I bought the ROKU XD box on the Black friday sale at about $70 . I bought this mainly because I wanted the Drive-In Package at $3 a year, use this as a negotiating tool to reduce my TV bill and maybe check out Netflix if I lost my tv. Well that part worked..and DIRECTV did give me a deal to keep from leaving. I am still prepared to cut with them unless they continue to meet my price point ( the value their service is worth to me).

I joined Netflix ( 30 days for free) and still checking it out along with the other 20 million subscribers they have. Doesnt have everything I want streaming but I did find a lot. Rather than say its $8 a month and multiply by 12...you know you can suspend your membership? You can burn thru their catalog and then take off for a few months and then come back.

I have an offer with the ROKU purchase for a month free of HULU PLUS. I will be activating that soon. I dont expect it to work out based on the reviews I read but we will see. More free stuff from Roku 8) . Online HULU may work just fine.

Finally , you know there is BIGSTAR TV. Lots of other lesser known films and foreign deals too. They have a month free as well before going to $5 a month. Again , no long term contract and can cancel.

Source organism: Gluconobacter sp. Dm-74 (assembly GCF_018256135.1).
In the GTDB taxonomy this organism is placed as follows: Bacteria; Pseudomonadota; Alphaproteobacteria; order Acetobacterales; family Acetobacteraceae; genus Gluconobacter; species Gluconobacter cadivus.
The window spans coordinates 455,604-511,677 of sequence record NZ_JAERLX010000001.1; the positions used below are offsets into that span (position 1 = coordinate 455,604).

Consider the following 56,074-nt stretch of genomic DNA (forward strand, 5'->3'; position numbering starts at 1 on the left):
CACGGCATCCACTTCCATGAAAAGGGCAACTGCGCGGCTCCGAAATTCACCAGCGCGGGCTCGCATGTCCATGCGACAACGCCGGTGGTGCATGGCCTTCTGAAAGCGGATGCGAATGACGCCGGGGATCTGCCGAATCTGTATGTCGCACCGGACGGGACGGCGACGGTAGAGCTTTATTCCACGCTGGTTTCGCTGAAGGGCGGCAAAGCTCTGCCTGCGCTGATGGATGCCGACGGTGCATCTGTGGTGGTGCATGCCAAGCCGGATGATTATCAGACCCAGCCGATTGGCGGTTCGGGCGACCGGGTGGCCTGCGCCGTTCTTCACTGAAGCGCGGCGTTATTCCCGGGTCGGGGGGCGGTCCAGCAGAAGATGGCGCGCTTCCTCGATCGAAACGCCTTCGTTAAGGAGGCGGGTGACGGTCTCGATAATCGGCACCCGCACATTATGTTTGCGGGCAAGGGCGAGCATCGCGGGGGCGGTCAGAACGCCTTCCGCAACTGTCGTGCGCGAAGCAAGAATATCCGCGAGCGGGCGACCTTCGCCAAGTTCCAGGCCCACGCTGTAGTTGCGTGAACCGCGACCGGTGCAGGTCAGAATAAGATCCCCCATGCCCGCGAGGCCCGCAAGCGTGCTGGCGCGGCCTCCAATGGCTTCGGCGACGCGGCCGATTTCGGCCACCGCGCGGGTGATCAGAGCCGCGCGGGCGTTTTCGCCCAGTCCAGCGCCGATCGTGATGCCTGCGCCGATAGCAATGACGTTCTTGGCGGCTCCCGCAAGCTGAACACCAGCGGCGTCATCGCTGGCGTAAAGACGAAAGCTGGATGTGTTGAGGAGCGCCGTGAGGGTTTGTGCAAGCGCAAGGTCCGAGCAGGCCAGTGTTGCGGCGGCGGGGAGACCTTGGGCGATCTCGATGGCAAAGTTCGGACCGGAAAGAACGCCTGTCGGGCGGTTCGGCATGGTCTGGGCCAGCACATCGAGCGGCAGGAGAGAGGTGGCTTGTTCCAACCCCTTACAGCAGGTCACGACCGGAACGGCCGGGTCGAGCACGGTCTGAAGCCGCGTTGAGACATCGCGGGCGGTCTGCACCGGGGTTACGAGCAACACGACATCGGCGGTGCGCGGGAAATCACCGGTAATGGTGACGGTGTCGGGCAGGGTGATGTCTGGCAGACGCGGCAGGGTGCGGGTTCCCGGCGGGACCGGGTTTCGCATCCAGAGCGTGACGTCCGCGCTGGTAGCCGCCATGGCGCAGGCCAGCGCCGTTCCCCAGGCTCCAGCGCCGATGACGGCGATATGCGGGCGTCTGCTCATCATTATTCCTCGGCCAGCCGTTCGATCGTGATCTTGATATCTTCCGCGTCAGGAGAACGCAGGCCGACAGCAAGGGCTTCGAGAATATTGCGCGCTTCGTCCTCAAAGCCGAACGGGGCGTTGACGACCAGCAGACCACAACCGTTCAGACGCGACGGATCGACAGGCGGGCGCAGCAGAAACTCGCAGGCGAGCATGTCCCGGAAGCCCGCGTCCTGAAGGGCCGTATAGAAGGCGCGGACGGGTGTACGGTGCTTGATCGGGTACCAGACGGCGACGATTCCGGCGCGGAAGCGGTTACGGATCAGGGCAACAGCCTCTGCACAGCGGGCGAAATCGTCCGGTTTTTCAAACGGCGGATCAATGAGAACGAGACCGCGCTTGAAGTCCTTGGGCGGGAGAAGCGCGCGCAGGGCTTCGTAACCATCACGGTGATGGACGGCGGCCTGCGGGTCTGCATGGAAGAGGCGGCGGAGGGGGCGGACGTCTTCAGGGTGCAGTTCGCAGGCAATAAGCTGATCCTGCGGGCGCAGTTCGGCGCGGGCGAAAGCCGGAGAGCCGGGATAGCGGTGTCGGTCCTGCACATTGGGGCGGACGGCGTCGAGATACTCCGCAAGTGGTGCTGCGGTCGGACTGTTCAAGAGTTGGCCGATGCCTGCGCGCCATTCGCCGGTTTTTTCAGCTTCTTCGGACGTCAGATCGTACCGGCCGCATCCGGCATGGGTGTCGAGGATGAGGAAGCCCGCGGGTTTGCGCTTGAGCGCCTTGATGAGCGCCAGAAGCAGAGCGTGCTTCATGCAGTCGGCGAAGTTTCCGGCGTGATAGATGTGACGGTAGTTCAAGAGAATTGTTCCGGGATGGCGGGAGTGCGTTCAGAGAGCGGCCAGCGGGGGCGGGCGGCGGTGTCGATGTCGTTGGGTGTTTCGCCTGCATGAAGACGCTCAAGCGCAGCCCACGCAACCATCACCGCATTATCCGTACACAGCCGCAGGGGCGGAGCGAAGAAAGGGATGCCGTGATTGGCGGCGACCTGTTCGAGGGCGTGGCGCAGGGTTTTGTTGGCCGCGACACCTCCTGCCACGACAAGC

Now Roku added a bunch of channels at Christmas..like Pub-A-Dub so you have all the creature feature films Elvira shows. Rumors that Frightology is coming . Maybe Espn since its coming to XBOX? Would VUDU also show up?

Did I mention that Roku now has Amazon VOD and there are rumors that amazon wants to launch a competitor service to Netflix and maybe will have HBO streaming. Now which streamer will be first in line to get that service...bet on ROKU.

My answer...get the antenna and a roku..take the free ride..and then decide how much Tv really means to you. As my TV guy said to me after giving me another discount to keep me from cancelling...its nice to have options isnt it?
 
mikeexplorer
Posts: 16
Joined: Tue Jan 18, 2011 3:13 pm

Re: Thinking of cutting the cable, help me out.

Thu Feb 03, 2011 2:39 pm

For my case, I was spending over $70 a month on Directv and using it maybe two hours a night. I would only watch a certain block of channels (which of course isn't on a cheaper plan) so with some financial crunching going on I decided to get rid of Directv and my land line, saving over $100 a month now. I do miss some shows I watched on Discovery and Science channel but I found plenty to watch on Netflix. It was just too much money for Directv where I only watched within a 10 block channel. (History International to Science Channel) that was it.

Mike
 
Robert99
Posts: 308
Joined: Sun Jul 20, 2008 8:38 am

Re: Thinking of cutting the cable, help me out.

Thu Feb 03, 2011 5:39 pm

The streaming experience is a lot different than cable. There is actually more content available via this route then cable has, but (in most cases) it is not the same content.